Courson resigns as President Pro Tempore of Senate - FOX Carolina 21

Courson resigns as President Pro Tempore of Senate

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Sen. John Courson (Source: SCETV) Sen. John Courson (Source: SCETV)

Sen. John Courson abruptly stepped down from his South Carolina Senate leadership post Wednesday, a move he hoped would forestall Lt. Gov. Glenn McConnell's planned resignation later this week.

Courson, R-Columbia, said he decided to step down as Senate president pro tem - but not leave his Senate seat - after learning that McConnell still planned to resign his office Thursday. Senate members have asked McConnell to wait until the Legislature wraps up its work in two weeks. McConnell becomes president of the College of Charleston next month.

Courson has repeatedly said he won't leave his Senate seat to temporarily occupy the state's No. 2 spot, noting voters will elect McConnell's replacement in just five months.

Courson said he hopes his decision, which he said McConnell forced him to make, changes McConnell's mind. Without a lieutenant governor or Senate president pro tem, bills wrapped up in the legislative session's waning days may not reach Gov. Nikki Haley's desk because there will be no presiding officer in the Senate to sign them.

And there appears to be no senator willing to become president pro tem while the possibility of becoming lieutenant governor looms.

Every bill must be ratified. That means the House speaker and the Senate leader must verify through their signatures their chambers approved a measure. If the lieutenant governor is not available to sign off, the Senate president pro tem does so. But if Courson lends his signature while the office is vacant, that could mean he's automatically lieutenant governor. Senate Judiciary Chairman Larry Martin said that's how he interprets the state constitution.

Courson's resignation may have stalled McConnell's resignation as hoped. Martin said late Wednesday that McConnell told him he would stay so as not to cause a constitutional crisis in the session's waning days.

McConnell could not immediately be reached for comment.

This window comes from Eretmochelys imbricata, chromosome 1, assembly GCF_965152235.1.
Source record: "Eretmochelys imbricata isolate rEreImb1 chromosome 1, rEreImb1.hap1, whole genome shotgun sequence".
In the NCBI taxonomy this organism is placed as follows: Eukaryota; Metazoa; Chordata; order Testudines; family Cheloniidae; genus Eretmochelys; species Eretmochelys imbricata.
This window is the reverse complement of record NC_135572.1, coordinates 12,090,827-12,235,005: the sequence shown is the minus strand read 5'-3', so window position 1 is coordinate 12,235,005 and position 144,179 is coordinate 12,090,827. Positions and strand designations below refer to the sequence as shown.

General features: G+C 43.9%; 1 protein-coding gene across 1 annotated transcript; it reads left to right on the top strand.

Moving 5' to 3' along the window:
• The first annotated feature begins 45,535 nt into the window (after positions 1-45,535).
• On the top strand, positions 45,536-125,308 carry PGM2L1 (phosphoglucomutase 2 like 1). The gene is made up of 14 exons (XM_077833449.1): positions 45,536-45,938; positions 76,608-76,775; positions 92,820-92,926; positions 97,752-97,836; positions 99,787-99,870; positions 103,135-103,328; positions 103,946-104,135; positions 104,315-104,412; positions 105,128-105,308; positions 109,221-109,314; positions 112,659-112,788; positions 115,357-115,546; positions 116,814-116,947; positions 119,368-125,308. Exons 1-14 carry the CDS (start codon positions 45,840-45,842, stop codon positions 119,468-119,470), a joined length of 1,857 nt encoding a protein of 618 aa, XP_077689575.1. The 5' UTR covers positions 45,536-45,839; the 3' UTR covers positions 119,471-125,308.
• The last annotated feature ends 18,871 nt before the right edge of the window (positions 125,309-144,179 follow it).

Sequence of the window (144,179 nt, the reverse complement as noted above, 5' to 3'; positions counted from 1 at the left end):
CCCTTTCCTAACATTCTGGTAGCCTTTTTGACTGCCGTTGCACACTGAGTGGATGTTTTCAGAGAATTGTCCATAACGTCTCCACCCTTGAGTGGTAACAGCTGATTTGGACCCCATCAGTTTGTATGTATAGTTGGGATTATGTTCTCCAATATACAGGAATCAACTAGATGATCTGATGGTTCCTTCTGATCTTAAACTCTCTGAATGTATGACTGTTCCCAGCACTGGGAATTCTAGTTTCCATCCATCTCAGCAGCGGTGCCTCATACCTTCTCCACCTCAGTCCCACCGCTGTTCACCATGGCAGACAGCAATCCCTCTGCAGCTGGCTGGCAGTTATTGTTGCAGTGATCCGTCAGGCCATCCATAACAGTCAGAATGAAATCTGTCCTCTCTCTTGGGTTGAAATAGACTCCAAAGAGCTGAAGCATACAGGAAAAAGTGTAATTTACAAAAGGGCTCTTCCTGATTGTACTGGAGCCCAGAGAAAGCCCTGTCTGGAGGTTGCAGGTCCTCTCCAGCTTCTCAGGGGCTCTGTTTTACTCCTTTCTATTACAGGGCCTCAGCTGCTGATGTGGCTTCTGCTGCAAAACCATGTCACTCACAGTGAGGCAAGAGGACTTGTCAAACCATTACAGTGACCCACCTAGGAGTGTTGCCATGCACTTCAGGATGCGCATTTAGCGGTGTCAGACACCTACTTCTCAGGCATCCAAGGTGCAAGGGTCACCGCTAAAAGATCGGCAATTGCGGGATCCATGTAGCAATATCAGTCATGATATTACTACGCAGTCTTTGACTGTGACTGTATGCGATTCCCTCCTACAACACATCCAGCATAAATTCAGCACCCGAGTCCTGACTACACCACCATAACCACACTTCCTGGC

In the last week, both McConnell and Haley have said the lieutenant governor position should not stay vacant until January, which effectively means they agree that Courson should fill in.

Courson blames politics for their position. He believes Haley was provoked when he called for the ouster of her Department of Social Services director, Lillian Koller, who resigned Monday after months of criticism. Haley's spokesman has said the two issues are unrelated.

Courson believes McConnell's stance concerns a disagreement over efforts to attach a research university to the College of Charleston, which was expected to be debated again Wednesday in the Senate.

"If I'm the impediment - the reason he's doing this is because of me and the College of Charleston controversy - I thought it better to remove that and move forward," Courson said.

Courson said he resigned also to prevent a potential lawsuit. Haley said Friday the laws should be reviewed to see if they require Courson to step into the No. 2 post. Courson maintains they don't. The lieutenant governor's office has gone vacant six times in the last 135 years, most recently from 1965-1967.

The political wrangling resulted in the Senate putting a hold on the University of Charleston bill. Peeler successfully argued the tactics prove it needs further study. While the legislative session officially ends Thursday, a panel of House and Senate members would have two weeks to work toward a compromise.

"Threats have been made. Promises have been made. Parliamentary maneuverings have been made," said Peeler, R-Gaffney. "All I'm asking is to tell us what's in this College of Charleston expansion bill that's worth all of what we have endured as a body."

He said he will nominate Courson for pro tem again after the situation is resolved.

Courson, first elected in 1984, has been Senate president pro tem since succeeding McConnell in March 2012. McConnell reluctantly became lieutenant governor following the resignation and guilty plea of then-Lt. Gov. Ken Ard over campaign-spending violations.

Courson says this time is different, since no one is needed to preside over the Senate in the off-session and the position will be filled within six months.

Under the state's lines of succession, Courson would have been the person to assume the governor's duties, should something happen to Haley. With the president pro tem position vacant too, the next in line is House Speaker Bobby Harrell.

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